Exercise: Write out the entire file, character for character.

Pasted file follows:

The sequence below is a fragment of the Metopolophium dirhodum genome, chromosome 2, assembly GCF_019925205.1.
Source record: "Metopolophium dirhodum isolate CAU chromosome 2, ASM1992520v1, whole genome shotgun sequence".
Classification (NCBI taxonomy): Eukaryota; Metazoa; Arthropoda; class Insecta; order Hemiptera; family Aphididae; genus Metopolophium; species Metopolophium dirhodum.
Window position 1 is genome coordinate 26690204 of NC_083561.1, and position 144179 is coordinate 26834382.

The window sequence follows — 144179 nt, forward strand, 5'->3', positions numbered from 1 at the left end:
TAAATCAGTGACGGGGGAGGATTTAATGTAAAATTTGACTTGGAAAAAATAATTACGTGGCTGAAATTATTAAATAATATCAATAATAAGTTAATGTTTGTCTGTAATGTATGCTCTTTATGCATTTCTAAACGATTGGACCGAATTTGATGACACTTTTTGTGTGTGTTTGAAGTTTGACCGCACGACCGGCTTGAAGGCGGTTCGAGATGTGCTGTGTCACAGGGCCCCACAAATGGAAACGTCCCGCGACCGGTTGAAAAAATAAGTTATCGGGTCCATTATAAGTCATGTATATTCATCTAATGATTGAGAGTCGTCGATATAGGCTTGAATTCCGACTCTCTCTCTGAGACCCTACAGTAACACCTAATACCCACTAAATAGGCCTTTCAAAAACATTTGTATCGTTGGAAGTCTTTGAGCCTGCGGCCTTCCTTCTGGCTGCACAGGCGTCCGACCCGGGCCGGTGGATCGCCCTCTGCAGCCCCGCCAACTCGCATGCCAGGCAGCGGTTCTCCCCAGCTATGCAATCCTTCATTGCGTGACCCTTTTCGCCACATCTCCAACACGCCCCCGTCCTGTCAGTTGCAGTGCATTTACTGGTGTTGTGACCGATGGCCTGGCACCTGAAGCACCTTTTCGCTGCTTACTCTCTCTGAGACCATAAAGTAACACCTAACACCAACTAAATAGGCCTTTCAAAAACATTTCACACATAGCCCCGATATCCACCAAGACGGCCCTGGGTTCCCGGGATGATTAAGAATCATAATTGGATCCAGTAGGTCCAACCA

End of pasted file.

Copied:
The sequence below is a fragment of the Metopolophium dirhodum genome, chromosome 2, assembly GCF_019925205.1.
Source record: "Metopolophium dirhodum isolate CAU chromosome 2, ASM1992520v1, whole genome shotgun sequence".
Classification (NCBI taxonomy): Eukaryota; Metazoa; Arthropoda; class Insecta; order Hemiptera; family Aphididae; genus Metopolophium; species Metopolophium dirhodum.
Window position 1 is genome coordinate 26690204 of NC_083561.1, and position 144179 is coordinate 26834382.

The window sequence follows — 144179 nt, forward strand, 5'->3', positions numbered from 1 at the left end:
TAAATCAGTGACGGGGGAGGATTTAATGTAAAATTTGACTTGGAAAAAATAATTACGTGGCTGAAATTATTAAATAATATCAATAATAAGTTAATGTTTGTCTGTAATGTATGCTCTTTATGCATTTCTAAACGATTGGACCGAATTTGATGACACTTTTTGTGTGTGTTTGAAGTTTGACCGCACGACCGGCTTGAAGGCGGTTCGAGATGTGCTGTGTCACAGGGCCCCACAAATGGAAACGTCCCGCGACCGGTTGAAAAAATAAGTTATCGGGTCCATTATAAGTCATGTATATTCATCTAATGATTGAGAGTCGTCGATATAGGCTTGAATTCCGACTCTCTCTCTGAGACCCTACAGTAACACCTAATACCCACTAAATAGGCCTTTCAAAAACATTTGTATCGTTGGAAGTCTTTGAGCCTGCGGCCTTCCTTCTGGCTGCACAGGCGTCCGACCCGGGCCGGTGGATCGCCCTCTGCAGCCCCGCCAACTCGCATGCCAGGCAGCGGTTCTCCCCAGCTATGCAATCCTTCATTGCGTGACCCTTTTCGCCACATCTCCAACACGCCCCCGTCCTGTCAGTTGCAGTGCATTTACTGGTGTTGTGACCGATGGCCTGGCACCTGAAGCACCTTTTCGCTGCTTACTCTCTCTGAGACCATAAAGTAACACCTAACACCAACTAAATAGGCCTTTCAAAAACATTTCACACATAGCCCCGATATCCACCAAGACGGCCCTGGGTTCCCGGGATGATTAAGAATCATAATTGGATCCAGTAGGTCCAACCA